While this was the explorer's most acclaimed achievement, there were many more; he wanted to reach, and did reach, the South Pole, he learned to fly by participating in the first flyby of the North Pole, and in his repetition of the experience he crashed into the ice. His body was never found.


10 exploradores aventureros que cambiaron el mundo con sus expediciones- Henry Morton Stanley y David Livingstone

“Doctor Livingstone, I suppose” is the mythical phrase that has remained from the most famous reunion in history. On November 10, 1871, Henry Stanley found explorer David Livingstone in a remote village near Lake Tanganyika, after almost a year searching for him, who had not given signs of life for two years and more than 6 wandering through the interior of the continent. .

Livingstone set foot in Africa for the first time hand in hand with the London Missionary Society with the intention of taking the word of God to the southern regions, but his travels and experiences hardened in him a spirit of explorer who could not refuse to live Thanks to following his instinct, Livingstone traveled where no foreigner had traveled before, which allowed him to make discoveries such as Lake Ngami, which awarded him the medal of the Royal Geographical Society or give the name to Victoria Falls. He crossed Africa from Luanda to Mozambique and became a born student of the river systems of the great central African basin.

Stanley for his part, far from being an intrepid explorer, earned his living as a journalist and the New York Herald newspaper offered him 20.000 dollars in exchange for searching, finding and returning to report it to the most famous explorer of the 19th century: Dr. Livingstone.

When Stanley found him, she stayed with him for five months. During that time, the journalist accompanied the doctor on his expeditions and adventures. Stanley proposed to Livingstone to return to him, but Livingstone flatly refused. In March 1872 both said goodbye to never see each other again. The doctor died the following year in a small town on Lake Bangweulu in Zambia.


Alexandra David Neel- 10 Exploradores aventureros que cambiaron al mundo con sus expediciones

The first western woman to set foot in Tibet. More specifically, the city of Lhasa, the capital of the country, whose entry was strictly prohibited to all foreigners.

This woman of French origin, writer, thinker and adventurer, was born in 1868 in the nucleus of the European high society of the moment. Although his mother gave him an education based on faith, religion and appearances, his father showed him the revolutionary and real side of life, he transmitted values ​​such as ambition, curiosity and nonconformity. Thus, before turning 25, the young woman had already visited India and Tunisia, and toured parts of Spain on a bicycle. All this she managed to do alone, without companions. Her life consisted of a succession of trips, experiences, learning and adventures, but her main objective was still to cross the capital of Tibet and every time she tried, she ended up being arrested and deported. In the end, in order to gain access to the city, Alexandra drew up a plan. She and her adventure partner disguised themselves as beggars and, in the words of David Neel, this is what happened: "We told everyone we were going in search of medicinal herbs. Yongden posed as my son. We decided to travel at night and rest during the day. Travel like ghosts, invisible to the eyes of others." When they reached the entrance to the city, a sandstorm helped them to remain unnoticed.After four months and two thousand kilometers on foot through the Himalayas, Alexandra achieved her goal.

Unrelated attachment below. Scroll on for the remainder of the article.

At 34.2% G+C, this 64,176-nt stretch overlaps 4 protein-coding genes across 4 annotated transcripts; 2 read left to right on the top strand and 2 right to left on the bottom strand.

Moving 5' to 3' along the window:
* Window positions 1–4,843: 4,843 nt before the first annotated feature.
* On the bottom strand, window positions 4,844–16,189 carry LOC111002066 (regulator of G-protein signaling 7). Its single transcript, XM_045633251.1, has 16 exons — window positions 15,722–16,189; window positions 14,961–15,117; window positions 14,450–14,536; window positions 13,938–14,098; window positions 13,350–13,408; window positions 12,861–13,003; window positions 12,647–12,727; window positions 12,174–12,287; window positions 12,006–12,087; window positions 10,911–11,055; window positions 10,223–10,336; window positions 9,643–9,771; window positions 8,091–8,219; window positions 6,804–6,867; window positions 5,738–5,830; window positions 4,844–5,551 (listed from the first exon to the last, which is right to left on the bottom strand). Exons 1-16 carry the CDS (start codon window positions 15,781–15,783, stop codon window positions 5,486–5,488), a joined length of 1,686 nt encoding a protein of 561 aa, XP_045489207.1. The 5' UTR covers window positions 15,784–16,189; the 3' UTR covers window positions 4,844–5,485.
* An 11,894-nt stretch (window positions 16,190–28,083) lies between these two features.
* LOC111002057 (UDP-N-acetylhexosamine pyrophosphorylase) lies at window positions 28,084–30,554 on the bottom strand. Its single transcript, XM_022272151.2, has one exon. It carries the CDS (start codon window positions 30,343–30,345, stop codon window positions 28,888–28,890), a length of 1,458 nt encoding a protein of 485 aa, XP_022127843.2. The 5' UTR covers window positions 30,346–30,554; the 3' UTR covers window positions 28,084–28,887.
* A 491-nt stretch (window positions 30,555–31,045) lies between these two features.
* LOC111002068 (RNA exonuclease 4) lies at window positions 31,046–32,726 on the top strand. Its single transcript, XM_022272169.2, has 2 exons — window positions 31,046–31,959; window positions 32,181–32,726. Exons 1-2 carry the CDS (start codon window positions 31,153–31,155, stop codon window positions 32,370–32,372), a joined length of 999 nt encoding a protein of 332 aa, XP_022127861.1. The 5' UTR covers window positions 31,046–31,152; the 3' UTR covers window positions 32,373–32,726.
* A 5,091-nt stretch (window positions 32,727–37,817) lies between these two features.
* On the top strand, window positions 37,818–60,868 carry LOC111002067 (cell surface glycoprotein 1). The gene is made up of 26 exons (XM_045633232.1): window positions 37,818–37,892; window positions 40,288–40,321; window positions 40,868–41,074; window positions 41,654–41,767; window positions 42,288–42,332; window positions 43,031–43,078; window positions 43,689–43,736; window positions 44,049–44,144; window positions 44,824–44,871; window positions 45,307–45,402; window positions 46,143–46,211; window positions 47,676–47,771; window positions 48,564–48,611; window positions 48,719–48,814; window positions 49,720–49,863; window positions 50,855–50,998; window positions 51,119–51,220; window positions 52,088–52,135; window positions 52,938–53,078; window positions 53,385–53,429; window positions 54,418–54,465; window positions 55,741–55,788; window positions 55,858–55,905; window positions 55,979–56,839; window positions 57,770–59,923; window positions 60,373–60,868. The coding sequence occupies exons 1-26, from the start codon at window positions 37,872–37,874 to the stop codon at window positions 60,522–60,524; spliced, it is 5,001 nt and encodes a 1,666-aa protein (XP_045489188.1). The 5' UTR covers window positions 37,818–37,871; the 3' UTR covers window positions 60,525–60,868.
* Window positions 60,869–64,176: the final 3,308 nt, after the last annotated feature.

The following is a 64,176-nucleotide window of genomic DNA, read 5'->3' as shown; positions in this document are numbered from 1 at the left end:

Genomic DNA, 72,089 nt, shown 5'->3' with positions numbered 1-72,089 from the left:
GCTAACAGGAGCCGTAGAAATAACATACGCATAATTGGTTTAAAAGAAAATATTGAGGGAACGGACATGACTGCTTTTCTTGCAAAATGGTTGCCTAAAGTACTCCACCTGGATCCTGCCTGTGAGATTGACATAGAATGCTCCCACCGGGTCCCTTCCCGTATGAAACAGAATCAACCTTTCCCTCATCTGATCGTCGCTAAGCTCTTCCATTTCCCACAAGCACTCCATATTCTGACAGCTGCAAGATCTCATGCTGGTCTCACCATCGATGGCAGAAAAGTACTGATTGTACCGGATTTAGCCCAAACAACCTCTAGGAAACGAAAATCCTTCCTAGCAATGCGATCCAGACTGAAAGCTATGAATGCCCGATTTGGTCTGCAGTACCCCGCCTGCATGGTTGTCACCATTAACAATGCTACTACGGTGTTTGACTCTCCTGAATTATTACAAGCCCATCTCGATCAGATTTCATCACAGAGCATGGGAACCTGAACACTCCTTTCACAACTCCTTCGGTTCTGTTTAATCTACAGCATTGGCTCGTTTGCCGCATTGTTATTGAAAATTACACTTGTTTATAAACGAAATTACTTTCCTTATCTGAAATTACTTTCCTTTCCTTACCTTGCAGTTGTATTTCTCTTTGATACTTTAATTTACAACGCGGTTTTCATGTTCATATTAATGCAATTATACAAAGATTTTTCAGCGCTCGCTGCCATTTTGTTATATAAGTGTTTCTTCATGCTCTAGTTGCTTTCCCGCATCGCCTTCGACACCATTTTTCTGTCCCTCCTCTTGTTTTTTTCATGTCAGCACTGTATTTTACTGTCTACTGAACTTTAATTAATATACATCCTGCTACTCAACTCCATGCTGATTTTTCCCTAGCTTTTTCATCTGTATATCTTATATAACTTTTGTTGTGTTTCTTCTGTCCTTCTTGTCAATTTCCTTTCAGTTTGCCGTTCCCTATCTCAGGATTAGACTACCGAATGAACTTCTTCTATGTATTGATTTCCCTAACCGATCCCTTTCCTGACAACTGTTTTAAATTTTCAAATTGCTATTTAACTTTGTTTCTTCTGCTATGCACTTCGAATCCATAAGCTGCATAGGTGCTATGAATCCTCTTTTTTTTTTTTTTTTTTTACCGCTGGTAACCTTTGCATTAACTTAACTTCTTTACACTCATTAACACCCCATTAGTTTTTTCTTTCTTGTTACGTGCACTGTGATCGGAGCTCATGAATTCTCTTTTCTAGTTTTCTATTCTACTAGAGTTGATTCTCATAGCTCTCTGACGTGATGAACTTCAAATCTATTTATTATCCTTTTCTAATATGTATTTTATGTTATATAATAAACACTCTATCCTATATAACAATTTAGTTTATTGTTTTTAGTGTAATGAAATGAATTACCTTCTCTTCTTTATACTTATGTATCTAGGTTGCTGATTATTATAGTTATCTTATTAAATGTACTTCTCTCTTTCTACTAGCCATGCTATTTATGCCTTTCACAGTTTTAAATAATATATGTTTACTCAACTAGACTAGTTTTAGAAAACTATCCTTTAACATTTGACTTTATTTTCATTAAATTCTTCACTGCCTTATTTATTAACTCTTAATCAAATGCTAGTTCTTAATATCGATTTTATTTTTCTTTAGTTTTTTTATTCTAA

Eileen Collins- 10 exploradores aventureros que cambiaron al mundo con sus expediciones

"We feel the same fascination as men for space, and it will become easier every time because prejudices and barriers are finally falling down."

Eileen Collins changed the history of space aviation on July 20, 1999, the day she became the first woman in history to command a space shuttle. She is known as “the rocket woman” and it is not surprising, since, in addition to piloting the shuttle, she was the first commander of a special mission and participated in four space flights.

His trajectory is, to say the least, remarkable, starting with the fact that he was born into a humble family that could not easily afford to pay for his studies at the university; However, the pilot managed to study and graduate in Science and Mathematics in 1976 and, later, in 1979 she graduated in Mathematics and Economics. She was the only woman in her promotion. That same year (1979) she was also a member of the Ninety-Nines, a group of pioneering women in demanding the rights of female aviators. The following year he obtained his pilot rating at an Air Force Base in Oklahoma.

After two years at the Air Force Academy he earned a reputation as a good pilot, and a year later he passed the tests to become an astronaut. Her position in charge of a space flight in 1995 would make her a great professional, which would later help NASA decide that she was the one to command, for the first time in its history, a shuttle.


Michael Fay- 10 exploradores aventureros que cambiaron al mundo con sus expediciones

In 1999, J. Michael Fay walked a journey that began in the Republic of the Congo and ended 456 days later on the coast of Gabon. The explorer wore open-toed sandals throughout the journey, and did not replace them with other footwear at any time. The flesh that protruded from the sandal meant that, on the eleventh day of the route, Fay's feet were full of worms that had begun to penetrate her toes to the point of rotting them.

The route had an extension of 3200 kilometers. Fay collected an enormous amount of data, and he hoped his trip, sponsored by the Wildlife Conservation Society and the National Geographic Society, would draw attention to the last pristine forest in central Africa. And he got it. The Gabonese government, moved by the feat and the value that Fay had dedicated, converted an area of ​​28.500 square kilometers in a system of 13 national parks.